I had two jobs my senior year. One was working at the Red Hot Garage, the Chicago-style grill across New Hampshire Street from Wayne Martin’s furniture store and next door to the Bottleneck, the main music venue for KU students. The sound guy always came into Red Hot for lunch, and in recompense for the free Chicago dogs he let me sit in with him during the shows at night. I had just burnt all my cassette tapes of secular music and only had my recordings of bland CCM, so I was a blank slate. I took everything in—reggae, punk, power pop, folkies—but stubbornly refused to buy their records or commit their names to memory. But then there were the aftershows at the Outhouse—literally an outhouse on the old gravel road that 15th Street turned into east of town, where the skinheads, anarchists, goths, and stoners all went to mosh until night became morning. I had no parental supervision so I came home at daybreak sweaty, took a shower, and repressed all memory of the glorious, bruising night, then went to my morning bible study.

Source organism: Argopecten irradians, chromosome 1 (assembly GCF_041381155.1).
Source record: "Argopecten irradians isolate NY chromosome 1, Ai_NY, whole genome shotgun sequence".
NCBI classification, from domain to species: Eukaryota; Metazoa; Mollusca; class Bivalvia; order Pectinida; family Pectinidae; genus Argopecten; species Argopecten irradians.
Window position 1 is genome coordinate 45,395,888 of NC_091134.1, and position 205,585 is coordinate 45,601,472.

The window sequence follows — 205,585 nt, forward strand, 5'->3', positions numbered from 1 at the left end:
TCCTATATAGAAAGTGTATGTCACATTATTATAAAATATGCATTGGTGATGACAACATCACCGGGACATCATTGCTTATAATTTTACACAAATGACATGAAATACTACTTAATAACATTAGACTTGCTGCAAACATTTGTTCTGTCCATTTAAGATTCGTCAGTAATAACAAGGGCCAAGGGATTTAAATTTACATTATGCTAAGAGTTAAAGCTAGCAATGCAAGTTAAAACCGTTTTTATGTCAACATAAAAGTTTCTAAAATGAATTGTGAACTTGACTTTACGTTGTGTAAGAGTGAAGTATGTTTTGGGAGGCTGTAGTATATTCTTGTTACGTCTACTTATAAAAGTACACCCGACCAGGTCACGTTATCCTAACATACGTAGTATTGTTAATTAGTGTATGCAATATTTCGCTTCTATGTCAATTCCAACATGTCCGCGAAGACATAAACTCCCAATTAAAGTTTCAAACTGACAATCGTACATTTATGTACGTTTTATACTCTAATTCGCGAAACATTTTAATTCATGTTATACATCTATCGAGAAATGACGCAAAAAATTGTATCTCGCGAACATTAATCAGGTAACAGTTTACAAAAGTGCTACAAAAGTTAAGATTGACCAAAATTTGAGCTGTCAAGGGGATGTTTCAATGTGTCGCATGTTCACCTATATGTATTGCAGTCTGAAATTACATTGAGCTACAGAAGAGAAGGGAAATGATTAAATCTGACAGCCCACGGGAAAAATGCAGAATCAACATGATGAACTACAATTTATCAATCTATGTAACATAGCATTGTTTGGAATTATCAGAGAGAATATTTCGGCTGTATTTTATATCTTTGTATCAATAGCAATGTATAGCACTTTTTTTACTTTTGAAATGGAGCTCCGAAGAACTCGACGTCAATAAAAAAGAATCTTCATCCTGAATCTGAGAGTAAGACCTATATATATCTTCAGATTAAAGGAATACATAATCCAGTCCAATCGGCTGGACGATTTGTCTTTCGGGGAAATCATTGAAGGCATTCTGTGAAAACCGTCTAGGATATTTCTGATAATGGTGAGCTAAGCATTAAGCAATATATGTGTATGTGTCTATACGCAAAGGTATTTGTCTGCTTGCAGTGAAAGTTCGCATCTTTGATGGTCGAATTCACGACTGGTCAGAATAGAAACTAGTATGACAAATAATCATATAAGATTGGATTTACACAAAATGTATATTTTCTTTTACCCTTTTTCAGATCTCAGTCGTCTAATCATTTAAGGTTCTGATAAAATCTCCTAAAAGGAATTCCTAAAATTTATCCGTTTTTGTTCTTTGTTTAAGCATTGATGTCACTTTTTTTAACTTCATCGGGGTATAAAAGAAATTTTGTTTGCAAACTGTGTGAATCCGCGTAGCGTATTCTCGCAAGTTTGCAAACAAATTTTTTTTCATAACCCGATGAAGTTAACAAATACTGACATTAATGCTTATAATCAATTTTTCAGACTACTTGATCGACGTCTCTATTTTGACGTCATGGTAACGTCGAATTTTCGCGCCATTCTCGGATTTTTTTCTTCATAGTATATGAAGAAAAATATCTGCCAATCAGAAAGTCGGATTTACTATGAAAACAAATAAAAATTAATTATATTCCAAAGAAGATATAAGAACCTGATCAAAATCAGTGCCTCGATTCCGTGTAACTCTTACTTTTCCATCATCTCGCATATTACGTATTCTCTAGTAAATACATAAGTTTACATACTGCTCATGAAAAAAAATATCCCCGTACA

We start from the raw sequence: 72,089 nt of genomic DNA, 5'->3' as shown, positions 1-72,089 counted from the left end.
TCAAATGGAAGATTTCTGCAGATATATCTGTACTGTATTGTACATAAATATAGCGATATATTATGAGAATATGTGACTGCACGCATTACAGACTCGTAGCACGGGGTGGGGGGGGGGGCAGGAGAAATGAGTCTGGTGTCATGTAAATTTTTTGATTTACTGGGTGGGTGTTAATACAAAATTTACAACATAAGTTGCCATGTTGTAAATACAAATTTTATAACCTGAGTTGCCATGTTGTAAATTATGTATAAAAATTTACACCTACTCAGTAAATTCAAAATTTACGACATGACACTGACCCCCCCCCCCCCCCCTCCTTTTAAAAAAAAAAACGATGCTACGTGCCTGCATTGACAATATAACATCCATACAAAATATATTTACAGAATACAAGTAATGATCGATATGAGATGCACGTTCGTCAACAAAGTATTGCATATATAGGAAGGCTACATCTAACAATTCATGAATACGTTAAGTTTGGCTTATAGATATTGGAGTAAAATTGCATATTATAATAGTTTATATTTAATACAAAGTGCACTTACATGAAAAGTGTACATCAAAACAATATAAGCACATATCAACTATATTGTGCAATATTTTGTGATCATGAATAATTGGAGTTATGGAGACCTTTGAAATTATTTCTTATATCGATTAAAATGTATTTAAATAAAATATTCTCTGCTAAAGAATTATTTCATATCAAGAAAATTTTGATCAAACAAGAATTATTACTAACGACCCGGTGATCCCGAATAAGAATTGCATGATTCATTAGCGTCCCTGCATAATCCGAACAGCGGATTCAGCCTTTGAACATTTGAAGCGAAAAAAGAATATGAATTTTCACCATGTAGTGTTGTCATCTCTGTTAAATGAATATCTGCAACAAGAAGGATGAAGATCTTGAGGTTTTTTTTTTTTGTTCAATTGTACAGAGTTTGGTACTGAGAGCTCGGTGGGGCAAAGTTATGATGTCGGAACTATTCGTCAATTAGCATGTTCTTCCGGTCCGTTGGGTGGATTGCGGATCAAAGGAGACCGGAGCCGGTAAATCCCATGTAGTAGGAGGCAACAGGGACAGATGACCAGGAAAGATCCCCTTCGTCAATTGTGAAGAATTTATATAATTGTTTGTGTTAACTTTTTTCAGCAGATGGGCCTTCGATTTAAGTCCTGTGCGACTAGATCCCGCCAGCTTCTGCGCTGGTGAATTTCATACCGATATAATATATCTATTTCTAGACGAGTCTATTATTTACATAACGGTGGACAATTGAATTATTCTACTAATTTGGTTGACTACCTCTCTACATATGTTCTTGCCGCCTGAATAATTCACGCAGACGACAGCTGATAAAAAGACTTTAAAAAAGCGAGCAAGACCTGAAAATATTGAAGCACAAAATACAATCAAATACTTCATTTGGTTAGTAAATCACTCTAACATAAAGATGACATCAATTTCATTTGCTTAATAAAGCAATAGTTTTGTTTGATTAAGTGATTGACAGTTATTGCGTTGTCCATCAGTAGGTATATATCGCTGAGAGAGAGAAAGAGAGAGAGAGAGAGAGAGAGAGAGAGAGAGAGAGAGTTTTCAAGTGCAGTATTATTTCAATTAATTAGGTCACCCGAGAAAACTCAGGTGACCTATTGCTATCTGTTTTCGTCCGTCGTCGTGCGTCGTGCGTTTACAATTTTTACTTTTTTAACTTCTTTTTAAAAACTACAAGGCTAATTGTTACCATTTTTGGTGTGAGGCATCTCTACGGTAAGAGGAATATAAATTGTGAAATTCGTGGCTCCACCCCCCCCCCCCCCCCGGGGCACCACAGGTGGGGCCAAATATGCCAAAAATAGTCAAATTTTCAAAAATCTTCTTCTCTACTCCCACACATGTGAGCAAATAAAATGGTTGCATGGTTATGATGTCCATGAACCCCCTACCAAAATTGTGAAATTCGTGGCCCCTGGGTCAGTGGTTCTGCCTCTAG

Just added to The List and the Story: Out of the Nineties